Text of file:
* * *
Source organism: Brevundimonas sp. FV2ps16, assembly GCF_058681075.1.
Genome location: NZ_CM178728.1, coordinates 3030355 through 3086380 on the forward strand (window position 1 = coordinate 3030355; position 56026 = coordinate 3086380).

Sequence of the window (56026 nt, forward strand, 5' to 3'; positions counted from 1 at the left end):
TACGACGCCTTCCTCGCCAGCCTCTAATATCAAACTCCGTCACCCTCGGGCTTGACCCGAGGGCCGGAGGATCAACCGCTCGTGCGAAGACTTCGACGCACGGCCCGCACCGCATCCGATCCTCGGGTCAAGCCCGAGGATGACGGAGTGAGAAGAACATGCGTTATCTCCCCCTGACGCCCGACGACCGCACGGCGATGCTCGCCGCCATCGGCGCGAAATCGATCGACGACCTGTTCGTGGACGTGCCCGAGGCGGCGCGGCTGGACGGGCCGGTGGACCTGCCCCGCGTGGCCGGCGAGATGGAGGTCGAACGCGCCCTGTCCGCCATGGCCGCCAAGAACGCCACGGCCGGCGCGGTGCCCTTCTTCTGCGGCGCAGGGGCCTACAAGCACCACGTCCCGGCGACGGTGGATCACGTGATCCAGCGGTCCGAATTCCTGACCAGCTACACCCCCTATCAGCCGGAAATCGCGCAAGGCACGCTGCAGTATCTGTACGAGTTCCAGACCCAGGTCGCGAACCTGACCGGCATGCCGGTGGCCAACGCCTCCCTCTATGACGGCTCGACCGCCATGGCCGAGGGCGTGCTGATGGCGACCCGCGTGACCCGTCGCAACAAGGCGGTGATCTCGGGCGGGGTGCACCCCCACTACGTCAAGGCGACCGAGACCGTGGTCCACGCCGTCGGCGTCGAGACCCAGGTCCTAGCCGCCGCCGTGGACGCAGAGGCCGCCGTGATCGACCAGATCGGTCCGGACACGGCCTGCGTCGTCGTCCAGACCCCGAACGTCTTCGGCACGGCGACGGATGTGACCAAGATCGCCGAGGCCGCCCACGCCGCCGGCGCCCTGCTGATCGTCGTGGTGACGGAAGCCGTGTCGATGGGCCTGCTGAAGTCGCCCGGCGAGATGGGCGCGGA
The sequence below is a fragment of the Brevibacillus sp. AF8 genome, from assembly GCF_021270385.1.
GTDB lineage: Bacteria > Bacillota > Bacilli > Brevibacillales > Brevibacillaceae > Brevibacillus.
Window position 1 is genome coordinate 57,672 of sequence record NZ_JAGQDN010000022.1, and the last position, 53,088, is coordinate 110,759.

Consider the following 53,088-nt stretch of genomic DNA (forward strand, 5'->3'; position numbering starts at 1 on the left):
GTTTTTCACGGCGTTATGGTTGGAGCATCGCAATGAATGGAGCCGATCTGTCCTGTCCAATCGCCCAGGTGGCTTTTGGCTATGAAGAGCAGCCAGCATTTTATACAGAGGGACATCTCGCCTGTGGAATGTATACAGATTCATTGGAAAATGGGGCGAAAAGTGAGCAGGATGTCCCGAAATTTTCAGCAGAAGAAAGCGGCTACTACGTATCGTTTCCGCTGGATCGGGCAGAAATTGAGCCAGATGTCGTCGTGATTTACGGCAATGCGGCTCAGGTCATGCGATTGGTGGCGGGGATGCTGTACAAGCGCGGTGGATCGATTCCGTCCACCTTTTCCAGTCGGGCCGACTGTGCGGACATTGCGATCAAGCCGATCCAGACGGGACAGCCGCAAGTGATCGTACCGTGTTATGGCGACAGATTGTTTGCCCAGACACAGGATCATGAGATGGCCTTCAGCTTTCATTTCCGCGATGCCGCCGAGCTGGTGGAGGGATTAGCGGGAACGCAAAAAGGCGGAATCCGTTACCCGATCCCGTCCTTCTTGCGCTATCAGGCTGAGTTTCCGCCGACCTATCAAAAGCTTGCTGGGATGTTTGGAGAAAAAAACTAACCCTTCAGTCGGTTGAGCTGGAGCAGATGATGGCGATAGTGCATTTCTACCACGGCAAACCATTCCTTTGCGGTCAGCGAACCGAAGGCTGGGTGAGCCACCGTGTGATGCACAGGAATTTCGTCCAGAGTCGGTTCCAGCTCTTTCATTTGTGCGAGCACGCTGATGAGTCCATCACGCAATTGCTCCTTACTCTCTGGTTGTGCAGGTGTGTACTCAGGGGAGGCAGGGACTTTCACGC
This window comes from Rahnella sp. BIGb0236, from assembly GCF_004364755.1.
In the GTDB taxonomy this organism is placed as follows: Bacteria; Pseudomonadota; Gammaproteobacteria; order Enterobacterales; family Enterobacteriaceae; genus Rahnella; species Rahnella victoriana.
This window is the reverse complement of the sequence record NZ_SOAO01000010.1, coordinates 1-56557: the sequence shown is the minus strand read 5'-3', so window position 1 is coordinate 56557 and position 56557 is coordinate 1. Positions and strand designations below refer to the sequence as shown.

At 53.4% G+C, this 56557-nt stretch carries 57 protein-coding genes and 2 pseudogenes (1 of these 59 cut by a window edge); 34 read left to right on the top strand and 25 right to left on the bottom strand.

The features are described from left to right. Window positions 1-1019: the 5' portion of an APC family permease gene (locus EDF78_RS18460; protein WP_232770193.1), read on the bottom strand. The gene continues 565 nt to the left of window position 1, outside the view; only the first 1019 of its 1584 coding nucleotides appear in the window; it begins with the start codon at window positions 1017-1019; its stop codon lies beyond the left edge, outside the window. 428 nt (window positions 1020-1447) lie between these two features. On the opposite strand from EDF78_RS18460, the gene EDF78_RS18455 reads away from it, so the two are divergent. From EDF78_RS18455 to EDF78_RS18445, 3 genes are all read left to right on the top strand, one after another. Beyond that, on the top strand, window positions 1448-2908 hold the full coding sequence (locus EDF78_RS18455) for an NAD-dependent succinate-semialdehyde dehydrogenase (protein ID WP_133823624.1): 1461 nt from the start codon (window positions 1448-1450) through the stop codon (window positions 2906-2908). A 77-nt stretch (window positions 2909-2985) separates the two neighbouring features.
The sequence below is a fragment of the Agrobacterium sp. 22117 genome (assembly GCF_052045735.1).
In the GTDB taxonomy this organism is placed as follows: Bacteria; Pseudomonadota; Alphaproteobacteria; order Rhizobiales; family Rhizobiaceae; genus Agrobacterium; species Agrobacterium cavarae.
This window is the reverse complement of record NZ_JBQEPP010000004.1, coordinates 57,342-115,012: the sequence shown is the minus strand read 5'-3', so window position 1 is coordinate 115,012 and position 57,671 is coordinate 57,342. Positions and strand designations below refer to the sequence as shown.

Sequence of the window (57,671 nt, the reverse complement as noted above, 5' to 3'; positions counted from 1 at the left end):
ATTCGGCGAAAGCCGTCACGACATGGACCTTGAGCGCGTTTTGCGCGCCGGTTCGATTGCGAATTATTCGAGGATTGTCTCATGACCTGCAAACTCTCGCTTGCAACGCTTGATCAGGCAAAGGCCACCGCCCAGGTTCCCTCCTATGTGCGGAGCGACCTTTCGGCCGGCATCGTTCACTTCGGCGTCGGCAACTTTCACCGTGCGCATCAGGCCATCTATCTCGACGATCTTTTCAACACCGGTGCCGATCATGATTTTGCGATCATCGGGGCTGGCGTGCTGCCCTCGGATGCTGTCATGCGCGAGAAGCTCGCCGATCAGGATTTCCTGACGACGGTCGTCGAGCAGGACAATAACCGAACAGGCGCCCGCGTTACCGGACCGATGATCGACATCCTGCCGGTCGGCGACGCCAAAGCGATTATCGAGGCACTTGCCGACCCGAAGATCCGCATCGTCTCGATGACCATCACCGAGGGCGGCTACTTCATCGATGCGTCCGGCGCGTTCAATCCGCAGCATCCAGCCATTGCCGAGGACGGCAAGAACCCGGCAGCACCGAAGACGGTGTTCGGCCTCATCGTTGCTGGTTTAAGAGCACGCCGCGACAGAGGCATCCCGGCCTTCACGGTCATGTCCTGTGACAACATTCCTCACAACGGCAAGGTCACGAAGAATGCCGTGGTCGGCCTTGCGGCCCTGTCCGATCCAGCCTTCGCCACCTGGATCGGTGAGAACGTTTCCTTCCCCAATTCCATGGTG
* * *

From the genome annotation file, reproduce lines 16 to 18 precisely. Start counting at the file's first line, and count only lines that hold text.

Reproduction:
In the GTDB taxonomy this organism is placed as follows: Bacteria; Pseudomonadota; Alphaproteobacteria; order Rhizobiales; family Rhizobiaceae; genus Agrobacterium; species Agrobacterium cavarae.
This window is the reverse complement of record NZ_JBQEPP010000004.1, coordinates 57,342-115,012: the sequence shown is the minus strand read 5'-3', so window position 1 is coordinate 115,012 and position 57,671 is coordinate 57,342. Positions and strand designations below refer to the sequence as shown.

Sequence of the window (57,671 nt, the reverse complement as noted above, 5' to 3'; positions counted from 1 at the left end):